KINGSTON, R.I. – Sept. 23, 2021 – The University of Rhode Island’s 29th annual Landscape Architecture Lecture Series opens Thursday, Sept. 23, with a presentation by Patricia O’Donnell, a preservation landscape architect and urban planner whose firm has worked on such iconic projects as the National Mall and the Woodstock Festival Site as well as advancing the valued landscape heritage of diverse cultures.
The fall lectures will explore the meaning of history and culture in the works of professional landscape architects, said William Green, professor of landscape architecture and series organizer. The series returns to an in-person format this semester with lectures Thursdays at 7 p.m. in the Ernest Mario Auditorium (room 170) in Avedesian Hall, 7 Greenhouse Road, on the Kingston Campus. The lectures are free and open to the public. All attendees must wear a face covering.
O’Donnell, founder of Heritage Landscapes LLC in Charlotte, Vermont, will discuss “Cultural Landscapes for Planetary Justice – How Does Heritage Contribute” in her virtual talk, which will be broadcast in the Earnest Mario Auditorium, followed by a question-and-answer session. (Speakers for the remainder of the fall schedule are expected to be in person.)
Since its start in 1987, Heritage Landscapes has completed more than 500 commissions that foster preservation and promote economic, environmental and societal sustainability for valued public spaces. The company was honored with the American Society of Landscape Architects’ prestigious Firm Award in 2019 for 32 years of preservation work.
On Oct. 7, alumni Emily Humphrey ’15 and Ramón Ibarlucea ’14 will be the featured speakers. Humphrey, an associate of Michael Van Valkenburgh Associates in Cambridge, Massachusetts, will speak on “Uncovering the Multifaceted History of the Toronto Port Lands.” Ibarlucea, an associate in the firm Stimson Associates, also of Cambridge, will discuss “Historical Fiction: Gathering Inspiration from Context and Site History.”
Humphrey’s design work was influenced by the practical and tactile qualities of the land as a fine gardener and farmhand while at URI, as well as a three-month road trip around the U.S. to visit national parks. At URI, she also assisted in research on sea level rise and its impact on coastal communities, and took part in a permaculture design internship in Hawaii.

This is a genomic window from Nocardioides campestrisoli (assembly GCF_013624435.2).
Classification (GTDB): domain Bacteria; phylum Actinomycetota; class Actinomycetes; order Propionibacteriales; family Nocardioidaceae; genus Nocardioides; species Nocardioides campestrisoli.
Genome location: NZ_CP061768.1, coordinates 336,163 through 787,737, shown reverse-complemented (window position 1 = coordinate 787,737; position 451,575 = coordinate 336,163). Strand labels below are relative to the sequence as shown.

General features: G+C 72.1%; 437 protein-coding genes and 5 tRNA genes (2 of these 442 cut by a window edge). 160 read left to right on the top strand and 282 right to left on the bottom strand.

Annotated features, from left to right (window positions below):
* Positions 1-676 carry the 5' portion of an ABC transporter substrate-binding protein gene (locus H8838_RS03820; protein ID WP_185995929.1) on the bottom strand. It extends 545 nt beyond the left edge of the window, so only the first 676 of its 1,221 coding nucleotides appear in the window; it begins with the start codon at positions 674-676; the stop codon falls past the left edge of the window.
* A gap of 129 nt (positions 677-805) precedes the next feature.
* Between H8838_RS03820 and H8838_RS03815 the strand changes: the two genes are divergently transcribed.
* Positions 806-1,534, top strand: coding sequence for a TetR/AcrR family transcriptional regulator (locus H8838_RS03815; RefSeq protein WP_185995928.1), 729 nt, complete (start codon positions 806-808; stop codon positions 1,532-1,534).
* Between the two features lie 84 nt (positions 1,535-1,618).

At URI, Ibarlucea was interested in studio and research projects that focused on mitigating the impact of climate change and sea level rise on coastal communities. With Stimson, he has worked on such projects as developing outside spaces for students at Babson College, and designing landscape interventions and developing the landscape for a new performing arts center, both at Brown University.
On Oct. 28, Thaïsa Way, program director of garden and landscape studies at Dumbarton Oaks Research Library and Collection in Washington, D.C., will focus on “Race and Gender in the Emergence of Landscape Architecture.”
Way, who holds a Ph.D. in architecture and landscape history from Cornell University and a master’s degree in architectural history from the University of Virginia, is a fellow of the American Academy in Rome and a member of the American Society of Landscape Architects, as well as an urban landscape historian teaching and researching history, theory, and design in the Department of Landscape Architecture at the College of Built Environments at the University of Washington.
On Nov. 18, Danielle Desilets ’99, a senior associate at Kyle Zick Landscape Architecture (KZLA) in Boston, will discuss “Shifting Perspectives: Correcting the National Record.”
In her 20 years as a landscape architect, Desilets has focused on historic and cultural landscape preservation, along with serving as a project manager on projects including park master planning and recreation design, trail system planning and design, campus planning, and design for accessibility and sustainability. At KZLA, Desilets has worked with the U.S. Department of State, the National Park Service, the Massachusetts Department of Conservation and Recreation, and municipalities throughout New England and New York State. She has documented and planned historically significant landscapes for projects such as the U.S. Chancery & Chief of Mission Residence in New Delhi, India, and the U.S. Embassy Compound in Rome.
Closing out the fall semester are Eric Kramer and Beka Sturges, partners at Reed Hilderbrand Landscape Architects in Cambridge, Massachusetts. On Dec. 2, they will speak on “Designing Histories – Voices, Claims, and Reconciliation.”
Through works that include Boston’s Central Wharf Plaza and the Alamo Plaza Interpretive Master Plan in San Antonio, Kramer has designed numerous landscapes associated with the renewal and enrichment of campuses, cities and institutions. Kramer earned his master’s degree in landscape architecture at Harvard Graduate School, where he received the Charles Eliot Fellowship.
As head of Hilderbrand’s New Haven office, Sturges’ recent projects include Yale University, Storm King Art Center, and phase one of the Mill River Trail, a 4-acre linear park running through the center of New Haven. Her work is known for its powerful spatial demonstration of the cultural and environmental value of landscapes. Sturges also teaches at Yale School of Architecture and Connecticut College.
For more information, email William Green at email@example.com or call (401) 874-2983. All presentations will also be available over Zoom by emailing Green for a link to the lecture.
The series is sponsored by the Rhode Island Chapter of the American Society of Landscape Architects, URI College of the Environment and Life Sciences, University Libraries, the departments of Landscape Architecture and Art and Art History, and the Gaetano and Pasqualina Faella Endowment.